A new tech start-up founded by a working large animal vet is revolutionising farm management with new sensor and analytics technology. Iotag’s smart collars and ‘HomeBase’ software allow farmers to track animal location and movement, providing a range of key operational, health and grazing insights. We caught up with Iotag’s Dr. Matthew Petersen to learn more.
Hi Matt, tell us a bit more about how farmers can benefit from this new technology.
This is going to help farmers in the pastoral farming zones. There have been sensing and tracking tools available for 20 years in dairy cattle but none of it works on big beef properties, and the reason is that the networks just aren’t able to cope with the distances.
There are two main areas of benefit we are pursuing for farmers using Iotag – being able to know about a cow’s reproductive status and for managing teams of bulls (it will also help to better understand health events for cattle).
With cows, you want to know when they’re ready to breed and when they’re calving. With bulls you want to know where they are, are they in the right paddock? Are they working, or are they injured or lame?
This information is really important to a farmer and hard to get on a large pastoral
property. That’s where we come in.
The LORA (Low Power Long Range) wireless network system is the lynchpin. It can cover a 10-30km radius that you need on big farms, whereas other systems only go 1km. The farmer can buy one base station (around $3,000) and can then plug in up to 1000 data sensors – these can be placed on cattle, water troughs, fences, or used as switches – turning things on and off – a whole range of uses.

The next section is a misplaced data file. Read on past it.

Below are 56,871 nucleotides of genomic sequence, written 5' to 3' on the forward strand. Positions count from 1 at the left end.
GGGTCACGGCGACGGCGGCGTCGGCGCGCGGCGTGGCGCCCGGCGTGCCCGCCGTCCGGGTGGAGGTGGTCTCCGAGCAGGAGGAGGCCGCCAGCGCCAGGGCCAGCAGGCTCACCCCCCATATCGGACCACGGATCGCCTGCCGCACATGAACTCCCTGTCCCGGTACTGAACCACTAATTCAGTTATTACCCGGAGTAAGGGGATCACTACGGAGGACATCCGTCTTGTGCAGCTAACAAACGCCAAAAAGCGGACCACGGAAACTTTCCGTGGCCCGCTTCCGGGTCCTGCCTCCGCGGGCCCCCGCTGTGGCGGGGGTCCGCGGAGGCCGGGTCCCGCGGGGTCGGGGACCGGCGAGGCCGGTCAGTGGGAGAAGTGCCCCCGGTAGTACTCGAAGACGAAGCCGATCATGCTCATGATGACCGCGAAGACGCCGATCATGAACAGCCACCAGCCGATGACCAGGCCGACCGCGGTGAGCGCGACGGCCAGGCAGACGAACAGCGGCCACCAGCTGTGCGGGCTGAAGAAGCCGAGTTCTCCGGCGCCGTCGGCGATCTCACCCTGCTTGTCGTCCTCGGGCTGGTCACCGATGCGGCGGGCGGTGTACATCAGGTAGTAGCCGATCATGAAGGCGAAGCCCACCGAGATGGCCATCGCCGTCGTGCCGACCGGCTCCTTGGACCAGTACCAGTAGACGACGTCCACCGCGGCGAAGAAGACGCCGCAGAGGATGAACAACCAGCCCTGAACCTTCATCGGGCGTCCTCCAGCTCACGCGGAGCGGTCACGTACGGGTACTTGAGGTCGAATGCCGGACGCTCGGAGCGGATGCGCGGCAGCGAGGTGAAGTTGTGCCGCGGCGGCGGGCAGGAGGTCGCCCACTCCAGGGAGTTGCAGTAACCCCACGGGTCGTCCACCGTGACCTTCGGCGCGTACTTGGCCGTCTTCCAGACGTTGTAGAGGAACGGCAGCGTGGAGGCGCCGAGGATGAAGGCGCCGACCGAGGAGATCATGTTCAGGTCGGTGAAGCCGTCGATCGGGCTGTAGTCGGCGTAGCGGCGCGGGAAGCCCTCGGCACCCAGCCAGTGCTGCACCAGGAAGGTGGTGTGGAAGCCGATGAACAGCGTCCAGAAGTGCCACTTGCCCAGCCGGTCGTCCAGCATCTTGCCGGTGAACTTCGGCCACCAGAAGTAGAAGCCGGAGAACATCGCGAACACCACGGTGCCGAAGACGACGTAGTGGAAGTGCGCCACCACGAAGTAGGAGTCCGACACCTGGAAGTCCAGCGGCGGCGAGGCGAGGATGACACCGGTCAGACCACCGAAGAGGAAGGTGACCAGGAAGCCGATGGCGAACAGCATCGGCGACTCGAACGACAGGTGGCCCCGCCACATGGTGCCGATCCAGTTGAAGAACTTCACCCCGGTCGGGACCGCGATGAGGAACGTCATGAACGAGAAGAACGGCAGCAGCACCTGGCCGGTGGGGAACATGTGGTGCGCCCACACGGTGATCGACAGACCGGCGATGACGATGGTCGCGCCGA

We wanted to bring to farmers one system that can track everything they need.
What inspired its creation?
Farmers are held back by a lack of time. As a large animal veterinarian, I see how my clients spend huge amounts of time checking things manually. Farmers need to drive past 100 water troughs to find the one that’s broken, and often that’s days too late.
How about a sensor tells you when the trough’s not working?
Freeing up farmer time in this way means they can spend more time on proactive planning, being more strategic about their farming, which will lead to better results, better run farms, and improved animal welfare.
Losing stock is not just financial for a farmer, it’s emotional. If we can help with this, we’re doing a good job for everyone involved.
Who is behind the company?
I went along to a few ‘ag tech’ meetup nights, for people interested in tech and solving farm and agriculture problems. They’re run by a group called SproutX, an innovation hub and start-up called Accelerator, based in Melbourne, set up to service the agriculture sector.
I met a bunch of interesting people there, in particular a guy called VJ. Originally from India, he’s an electrical engineer who’s worked on some pretty interesting projects, like digitising the supply chain for Caterpillar in the US.
We put together a prop for Iotag (which stands for Internet of Things for Agriculture), got accepted into the Accelerator program and then went about putting a team together – a designer, an expert in the wireless networks we use, and others. The program really gave us a leg-up with funding and resources.
What next for the technology?
Three things, we just secured a project with Meat & Livestock Australia in WA, looking at multi-species behaviour at water troughs. That’s pretty exciting.
We’re also bringing our water trough monitor to market, and finally we’re doing capital raising. Software engineering, custom hardware and actual marketing and distribution are our biggest costs. It’s expensive getting this project off the ground.
This article originally appeared in the September 2018 issue of the Australian Veterinary Journal (AVJ).